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  • Gesche Andert

Book Tip 2: Extremely Loud & Incredibly Close

Oskar Schell, nine-year-old self-professed "inventor, jewellery designer, goldsmith, amateur entomologist, francophile, vegan, origamist, pacifist, percussionist, amateur astronomer, computer specialist, amateur archaeologist and collector of various things..." embarks on a special journey through New York. After his father was killed in the terrorist attacks on 9 September 2011, Oskar finds a key in a vase with a note attached that says "Black". He makes it his mission to find the lock for the key by seeking out every person named Black - his father had always sent him on little adventures like this when he had been alive. Why should it be any different now?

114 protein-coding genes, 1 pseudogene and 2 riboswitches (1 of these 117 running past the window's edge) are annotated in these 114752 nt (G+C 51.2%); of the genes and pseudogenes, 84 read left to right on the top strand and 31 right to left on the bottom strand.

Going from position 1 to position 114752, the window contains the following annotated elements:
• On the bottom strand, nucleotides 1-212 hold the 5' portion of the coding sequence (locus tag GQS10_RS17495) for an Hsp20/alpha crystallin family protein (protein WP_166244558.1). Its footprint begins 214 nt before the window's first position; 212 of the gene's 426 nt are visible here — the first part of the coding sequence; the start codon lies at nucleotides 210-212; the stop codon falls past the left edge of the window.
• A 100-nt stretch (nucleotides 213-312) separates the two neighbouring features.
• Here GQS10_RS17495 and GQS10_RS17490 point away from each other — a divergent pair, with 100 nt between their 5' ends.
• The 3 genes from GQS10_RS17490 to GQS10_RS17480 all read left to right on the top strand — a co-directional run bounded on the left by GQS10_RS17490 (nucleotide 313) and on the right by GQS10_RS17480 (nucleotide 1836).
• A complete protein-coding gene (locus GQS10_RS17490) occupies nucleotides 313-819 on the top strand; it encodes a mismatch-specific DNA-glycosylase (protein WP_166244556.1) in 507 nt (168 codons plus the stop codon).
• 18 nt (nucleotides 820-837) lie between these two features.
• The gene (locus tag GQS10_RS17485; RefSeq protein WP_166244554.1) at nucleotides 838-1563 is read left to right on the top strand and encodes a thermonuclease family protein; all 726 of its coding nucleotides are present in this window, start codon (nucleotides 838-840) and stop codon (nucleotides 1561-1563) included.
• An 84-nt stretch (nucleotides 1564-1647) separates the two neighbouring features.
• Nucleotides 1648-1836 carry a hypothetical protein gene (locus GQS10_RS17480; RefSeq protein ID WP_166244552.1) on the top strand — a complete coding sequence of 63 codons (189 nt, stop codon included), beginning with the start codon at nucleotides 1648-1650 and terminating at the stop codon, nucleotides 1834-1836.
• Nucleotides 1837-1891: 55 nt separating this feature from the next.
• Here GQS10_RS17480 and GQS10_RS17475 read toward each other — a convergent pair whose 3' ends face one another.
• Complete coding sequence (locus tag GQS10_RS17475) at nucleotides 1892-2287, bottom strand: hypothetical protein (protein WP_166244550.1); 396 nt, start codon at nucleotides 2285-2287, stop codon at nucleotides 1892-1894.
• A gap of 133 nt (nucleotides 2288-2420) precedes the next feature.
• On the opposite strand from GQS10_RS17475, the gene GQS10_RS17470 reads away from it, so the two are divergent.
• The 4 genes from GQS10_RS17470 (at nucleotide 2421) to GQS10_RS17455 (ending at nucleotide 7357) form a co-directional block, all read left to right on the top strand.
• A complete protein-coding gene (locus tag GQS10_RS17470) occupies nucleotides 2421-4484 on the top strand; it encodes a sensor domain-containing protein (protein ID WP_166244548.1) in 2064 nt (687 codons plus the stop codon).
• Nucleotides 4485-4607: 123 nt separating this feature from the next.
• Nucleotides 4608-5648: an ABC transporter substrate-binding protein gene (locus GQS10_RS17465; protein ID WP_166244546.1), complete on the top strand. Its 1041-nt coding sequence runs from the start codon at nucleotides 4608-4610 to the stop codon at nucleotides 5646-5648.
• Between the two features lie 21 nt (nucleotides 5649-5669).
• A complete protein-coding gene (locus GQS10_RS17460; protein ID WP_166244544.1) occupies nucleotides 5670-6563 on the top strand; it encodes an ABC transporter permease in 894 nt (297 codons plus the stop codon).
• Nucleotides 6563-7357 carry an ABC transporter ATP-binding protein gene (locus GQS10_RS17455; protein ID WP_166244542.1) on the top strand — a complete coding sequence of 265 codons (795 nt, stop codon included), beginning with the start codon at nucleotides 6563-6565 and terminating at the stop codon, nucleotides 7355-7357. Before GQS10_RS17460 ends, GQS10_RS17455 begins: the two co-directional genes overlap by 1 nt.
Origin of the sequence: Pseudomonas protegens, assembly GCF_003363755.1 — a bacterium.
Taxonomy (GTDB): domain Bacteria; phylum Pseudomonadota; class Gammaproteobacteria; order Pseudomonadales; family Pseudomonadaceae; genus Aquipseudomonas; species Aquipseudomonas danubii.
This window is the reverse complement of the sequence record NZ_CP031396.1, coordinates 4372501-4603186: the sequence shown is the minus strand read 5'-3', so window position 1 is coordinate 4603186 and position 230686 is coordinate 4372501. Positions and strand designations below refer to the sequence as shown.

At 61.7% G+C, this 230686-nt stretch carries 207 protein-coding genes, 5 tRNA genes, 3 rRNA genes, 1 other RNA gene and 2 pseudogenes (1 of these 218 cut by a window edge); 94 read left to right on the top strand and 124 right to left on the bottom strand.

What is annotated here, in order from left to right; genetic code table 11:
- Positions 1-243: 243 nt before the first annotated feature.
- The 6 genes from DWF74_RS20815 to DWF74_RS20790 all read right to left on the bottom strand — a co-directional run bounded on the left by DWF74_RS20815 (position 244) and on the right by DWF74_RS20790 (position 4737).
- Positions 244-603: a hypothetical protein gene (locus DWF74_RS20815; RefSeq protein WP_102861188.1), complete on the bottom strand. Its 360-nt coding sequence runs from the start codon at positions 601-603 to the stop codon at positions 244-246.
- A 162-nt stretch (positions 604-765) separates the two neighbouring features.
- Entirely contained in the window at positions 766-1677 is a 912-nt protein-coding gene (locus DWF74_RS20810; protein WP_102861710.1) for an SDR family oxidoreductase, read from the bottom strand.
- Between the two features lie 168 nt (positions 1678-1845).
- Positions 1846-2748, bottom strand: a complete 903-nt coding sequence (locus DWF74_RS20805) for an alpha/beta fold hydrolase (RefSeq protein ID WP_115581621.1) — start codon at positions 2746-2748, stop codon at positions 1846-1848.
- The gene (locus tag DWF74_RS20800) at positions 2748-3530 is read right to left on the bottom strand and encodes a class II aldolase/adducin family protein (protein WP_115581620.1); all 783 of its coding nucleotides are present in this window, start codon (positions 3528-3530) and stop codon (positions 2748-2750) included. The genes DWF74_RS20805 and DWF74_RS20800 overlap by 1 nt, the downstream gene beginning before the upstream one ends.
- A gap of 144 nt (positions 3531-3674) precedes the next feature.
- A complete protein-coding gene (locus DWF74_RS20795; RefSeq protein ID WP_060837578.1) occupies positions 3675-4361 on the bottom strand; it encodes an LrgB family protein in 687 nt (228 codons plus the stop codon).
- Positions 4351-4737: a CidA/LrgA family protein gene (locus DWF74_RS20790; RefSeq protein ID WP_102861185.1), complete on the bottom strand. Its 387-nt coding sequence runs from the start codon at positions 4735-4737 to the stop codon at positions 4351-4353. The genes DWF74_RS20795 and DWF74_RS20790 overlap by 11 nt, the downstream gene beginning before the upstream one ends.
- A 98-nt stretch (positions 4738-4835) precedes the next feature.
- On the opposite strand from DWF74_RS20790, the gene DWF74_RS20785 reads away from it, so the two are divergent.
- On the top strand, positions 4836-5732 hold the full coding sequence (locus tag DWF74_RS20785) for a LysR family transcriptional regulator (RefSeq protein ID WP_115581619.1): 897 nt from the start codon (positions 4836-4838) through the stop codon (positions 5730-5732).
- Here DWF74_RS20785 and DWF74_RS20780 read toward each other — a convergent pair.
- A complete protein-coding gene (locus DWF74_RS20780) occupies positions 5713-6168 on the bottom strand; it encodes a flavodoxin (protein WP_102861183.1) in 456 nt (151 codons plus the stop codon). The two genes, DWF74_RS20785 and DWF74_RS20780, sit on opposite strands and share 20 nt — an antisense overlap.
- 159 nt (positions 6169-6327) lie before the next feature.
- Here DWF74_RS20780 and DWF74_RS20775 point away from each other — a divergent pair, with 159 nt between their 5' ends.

In parallel to Oskars great quest the author tells the story of Oskars grandfather, who though surviving the bombing of Dresden in World War II has to deal with the repercussions throughout his life.

Despite the sadness that pervades this book, Jonathan Safran Foer manages to tell the story with a certain lightness and wit. The different ways of coping with grief are thought-provoking. Foer manages to turn a nine-year-old boy into a first-class narrator who takes the reader into a new old world. Foer captivates with a narrative style that is not limited to words.

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